Price Yourself Right

Posted on: April 14th, 2015 by
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How do you know if your job is currently priced right? You’ll need to do some digging but it’s readily available. What’s the value of that information? If you can’t answer that question, go back to sleep and let opportunity walk right past.

First, answer some basic questions: How would you rate your performance and value to your current company? Can you measure it? People looking for greater opportunity, higher compensation and a career jump are more likely to know the answer. What was your last performance rating and salary increase? This past year high performers received an average increase of 4.6% while a satisfactory performer was about 2.6%. Check out your professional or trade association for pay averages in your geography or use the Internet: Monster Salary Checker and Payscale are two of them.

Higher performers tend to measure and document their results before an appraisal review. They can quantify how they increased revenue, reduced cost, saved expenses or increased value. They can define how they added value to their boss. Anytime you can make your boss look good, it’s in your best interest.

Part of your compensation is dictated by the company’s performance and industry. Expanding companies need more quality employees and will pay more than their competitors who may be losing money. Those who are recruited and leave for a higher-level job receive a pay hike of 15% to 17% on average, or more if it’s a promotion.

So what can you do about it? You need to know these 5 things:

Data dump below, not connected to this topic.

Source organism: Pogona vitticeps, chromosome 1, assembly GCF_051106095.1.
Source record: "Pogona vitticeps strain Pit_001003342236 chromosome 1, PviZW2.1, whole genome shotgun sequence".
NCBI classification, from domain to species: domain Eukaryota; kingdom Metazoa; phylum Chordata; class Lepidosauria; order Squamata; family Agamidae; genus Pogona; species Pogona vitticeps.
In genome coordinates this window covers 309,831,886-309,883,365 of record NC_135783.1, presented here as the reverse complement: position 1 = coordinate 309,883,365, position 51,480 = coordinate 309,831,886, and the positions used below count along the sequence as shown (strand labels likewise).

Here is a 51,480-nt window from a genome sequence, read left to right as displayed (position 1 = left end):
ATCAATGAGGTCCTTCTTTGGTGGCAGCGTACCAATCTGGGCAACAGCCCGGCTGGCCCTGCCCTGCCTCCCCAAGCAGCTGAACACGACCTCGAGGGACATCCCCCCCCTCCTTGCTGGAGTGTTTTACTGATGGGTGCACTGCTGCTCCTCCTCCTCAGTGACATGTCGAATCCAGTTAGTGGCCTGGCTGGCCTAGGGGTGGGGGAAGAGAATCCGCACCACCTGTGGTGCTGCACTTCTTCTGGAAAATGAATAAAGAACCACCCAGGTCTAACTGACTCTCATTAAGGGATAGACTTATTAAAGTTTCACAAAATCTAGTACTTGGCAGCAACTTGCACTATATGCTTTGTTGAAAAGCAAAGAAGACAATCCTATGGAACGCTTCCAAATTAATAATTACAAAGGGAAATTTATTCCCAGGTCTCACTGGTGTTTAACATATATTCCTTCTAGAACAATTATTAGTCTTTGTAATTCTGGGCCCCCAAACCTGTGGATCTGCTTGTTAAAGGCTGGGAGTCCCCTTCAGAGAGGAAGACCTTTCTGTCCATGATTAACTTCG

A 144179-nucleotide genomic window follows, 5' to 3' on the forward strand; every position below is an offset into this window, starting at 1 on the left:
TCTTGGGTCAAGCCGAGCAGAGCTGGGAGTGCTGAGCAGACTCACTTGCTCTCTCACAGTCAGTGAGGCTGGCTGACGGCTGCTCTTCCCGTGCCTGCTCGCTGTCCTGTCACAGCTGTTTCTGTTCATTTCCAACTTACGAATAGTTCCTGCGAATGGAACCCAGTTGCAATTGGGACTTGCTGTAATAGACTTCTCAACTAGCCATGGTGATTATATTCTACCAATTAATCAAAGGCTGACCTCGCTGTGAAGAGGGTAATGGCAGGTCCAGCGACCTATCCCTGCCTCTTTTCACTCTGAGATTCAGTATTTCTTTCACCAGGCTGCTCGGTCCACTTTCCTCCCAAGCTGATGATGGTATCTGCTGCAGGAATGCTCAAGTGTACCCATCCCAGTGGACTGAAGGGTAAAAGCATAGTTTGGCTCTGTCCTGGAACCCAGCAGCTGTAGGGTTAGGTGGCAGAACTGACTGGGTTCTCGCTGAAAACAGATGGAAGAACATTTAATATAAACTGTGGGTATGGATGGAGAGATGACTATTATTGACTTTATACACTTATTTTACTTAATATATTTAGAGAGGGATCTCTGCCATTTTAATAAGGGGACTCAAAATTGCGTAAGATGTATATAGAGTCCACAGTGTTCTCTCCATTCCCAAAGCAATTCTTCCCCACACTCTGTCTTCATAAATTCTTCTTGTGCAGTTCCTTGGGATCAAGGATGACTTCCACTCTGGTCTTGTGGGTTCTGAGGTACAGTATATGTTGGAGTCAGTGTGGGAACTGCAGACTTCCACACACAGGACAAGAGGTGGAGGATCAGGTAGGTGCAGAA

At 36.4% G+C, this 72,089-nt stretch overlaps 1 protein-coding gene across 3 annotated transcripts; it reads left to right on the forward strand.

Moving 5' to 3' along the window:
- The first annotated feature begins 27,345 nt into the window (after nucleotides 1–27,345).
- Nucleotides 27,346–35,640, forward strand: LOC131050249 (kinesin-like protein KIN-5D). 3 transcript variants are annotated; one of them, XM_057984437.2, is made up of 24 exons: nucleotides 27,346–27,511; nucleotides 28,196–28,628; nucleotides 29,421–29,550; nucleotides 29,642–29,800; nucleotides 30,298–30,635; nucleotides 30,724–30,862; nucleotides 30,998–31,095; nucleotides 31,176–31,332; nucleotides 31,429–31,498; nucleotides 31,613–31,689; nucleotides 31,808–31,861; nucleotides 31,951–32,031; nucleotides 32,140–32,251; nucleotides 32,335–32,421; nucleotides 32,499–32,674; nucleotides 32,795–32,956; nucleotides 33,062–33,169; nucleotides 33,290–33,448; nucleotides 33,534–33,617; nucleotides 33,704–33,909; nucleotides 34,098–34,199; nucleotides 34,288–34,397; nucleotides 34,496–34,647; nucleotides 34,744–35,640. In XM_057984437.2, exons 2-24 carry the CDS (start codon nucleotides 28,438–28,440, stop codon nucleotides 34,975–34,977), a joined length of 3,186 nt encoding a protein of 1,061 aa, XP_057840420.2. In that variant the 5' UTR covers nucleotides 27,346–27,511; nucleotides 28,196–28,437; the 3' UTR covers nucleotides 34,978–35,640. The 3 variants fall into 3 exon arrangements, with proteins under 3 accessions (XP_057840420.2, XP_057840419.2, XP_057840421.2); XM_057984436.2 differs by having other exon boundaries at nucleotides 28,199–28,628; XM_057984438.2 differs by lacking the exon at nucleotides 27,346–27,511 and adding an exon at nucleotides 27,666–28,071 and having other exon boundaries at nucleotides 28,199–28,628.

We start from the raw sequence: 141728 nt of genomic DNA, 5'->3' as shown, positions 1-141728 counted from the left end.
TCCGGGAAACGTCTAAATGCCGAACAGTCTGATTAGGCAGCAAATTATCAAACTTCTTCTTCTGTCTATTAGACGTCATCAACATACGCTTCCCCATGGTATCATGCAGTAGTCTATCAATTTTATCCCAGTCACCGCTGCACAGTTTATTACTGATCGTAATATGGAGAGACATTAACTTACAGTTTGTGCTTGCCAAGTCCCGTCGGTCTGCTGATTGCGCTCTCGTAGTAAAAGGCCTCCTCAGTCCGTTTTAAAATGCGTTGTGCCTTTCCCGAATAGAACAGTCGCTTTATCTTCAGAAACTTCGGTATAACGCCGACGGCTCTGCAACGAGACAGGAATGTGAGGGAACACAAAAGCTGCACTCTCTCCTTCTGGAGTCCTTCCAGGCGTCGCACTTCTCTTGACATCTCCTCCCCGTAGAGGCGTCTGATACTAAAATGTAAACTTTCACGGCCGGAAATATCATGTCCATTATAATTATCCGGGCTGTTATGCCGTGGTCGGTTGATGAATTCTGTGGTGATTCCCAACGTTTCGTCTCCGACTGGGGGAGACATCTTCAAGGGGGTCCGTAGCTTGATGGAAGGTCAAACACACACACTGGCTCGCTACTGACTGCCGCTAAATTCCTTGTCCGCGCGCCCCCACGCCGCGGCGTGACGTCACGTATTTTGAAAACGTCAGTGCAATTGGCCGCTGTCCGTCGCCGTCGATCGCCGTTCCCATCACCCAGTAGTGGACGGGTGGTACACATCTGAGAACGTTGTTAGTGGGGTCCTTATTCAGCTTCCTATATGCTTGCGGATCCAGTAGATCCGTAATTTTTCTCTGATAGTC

1. Your total comp package, including salary, bonuses, incentives and benefits
2. The least amount your willing to accept for a new job. This includes everything in #1, but also the cost of moving and resettling the family
3. The comparable compensation for this position in the marketplace: What is this job worth to other organizations in this market?
4. What is the total cost of moving? How much will the new company cover? Three elements are: The cost of leaving, the cost of relocation, and the cost of moving in.
5. If it doesn’t work out, what’s the cost financially, to your career, time on the market, and reputation? Do you have a severance agreement and contingency plan?

Test the marketplace inside and outside of your current industry. When you get an interested company, find out what your worth to them. Meet with your boss and say, “The marketplace is heating up. I like it here and enjoy working for you, but recruiters are calling and talking about a major increase. I’m not currently interviewing but I’d be interested to find out what the job opportunities for advancement are here over the next 6 to 12 months”.

The organization’s reaction to your inquiries will tell you a lot about what you should do.

Want a free assessment of your resume? wkaufmann1@cox.net
Ready to test the market? Email: Mygreenerfuture1@cox.net


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